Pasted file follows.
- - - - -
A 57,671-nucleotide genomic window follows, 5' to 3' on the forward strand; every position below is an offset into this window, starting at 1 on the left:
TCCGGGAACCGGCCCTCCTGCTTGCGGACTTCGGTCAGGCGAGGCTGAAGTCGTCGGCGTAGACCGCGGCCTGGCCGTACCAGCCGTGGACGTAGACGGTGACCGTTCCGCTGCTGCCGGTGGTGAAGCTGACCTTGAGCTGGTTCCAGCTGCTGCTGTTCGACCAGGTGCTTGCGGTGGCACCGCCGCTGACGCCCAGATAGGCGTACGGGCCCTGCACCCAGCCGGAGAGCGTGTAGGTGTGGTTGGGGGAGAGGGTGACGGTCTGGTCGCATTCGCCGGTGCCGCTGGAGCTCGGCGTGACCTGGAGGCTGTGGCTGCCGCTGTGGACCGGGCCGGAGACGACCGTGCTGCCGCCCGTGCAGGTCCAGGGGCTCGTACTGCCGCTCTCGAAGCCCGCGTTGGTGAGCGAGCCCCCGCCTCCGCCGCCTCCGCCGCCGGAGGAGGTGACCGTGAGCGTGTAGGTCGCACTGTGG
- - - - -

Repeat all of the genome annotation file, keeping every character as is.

A 57,671-nucleotide genomic window follows, 5' to 3' on the forward strand; every position below is an offset into this window, starting at 1 on the left:
TCCGGGAACCGGCCCTCCTGCTTGCGGACTTCGGTCAGGCGAGGCTGAAGTCGTCGGCGTAGACCGCGGCCTGGCCGTACCAGCCGTGGACGTAGACGGTGACCGTTCCGCTGCTGCCGGTGGTGAAGCTGACCTTGAGCTGGTTCCAGCTGCTGCTGTTCGACCAGGTGCTTGCGGTGGCACCGCCGCTGACGCCCAGATAGGCGTACGGGCCCTGCACCCAGCCGGAGAGCGTGTAGGTGTGGTTGGGGGAGAGGGTGACGGTCTGGTCGCATTCGCCGGTGCCGCTGGAGCTCGGCGTGACCTGGAGGCTGTGGCTGCCGCTGTGGACCGGGCCGGAGACGACCGTGCTGCCGCCCGTGCAGGTCCAGGGGCTCGTACTGCCGCTCTCGAAGCCCGCGTTGGTGAGCGAGCCCCCGCCTCCGCCGCCTCCGCCGCCGGAGGAGGTGACCGTGAGCGTGTAGGTCGCACTGTGG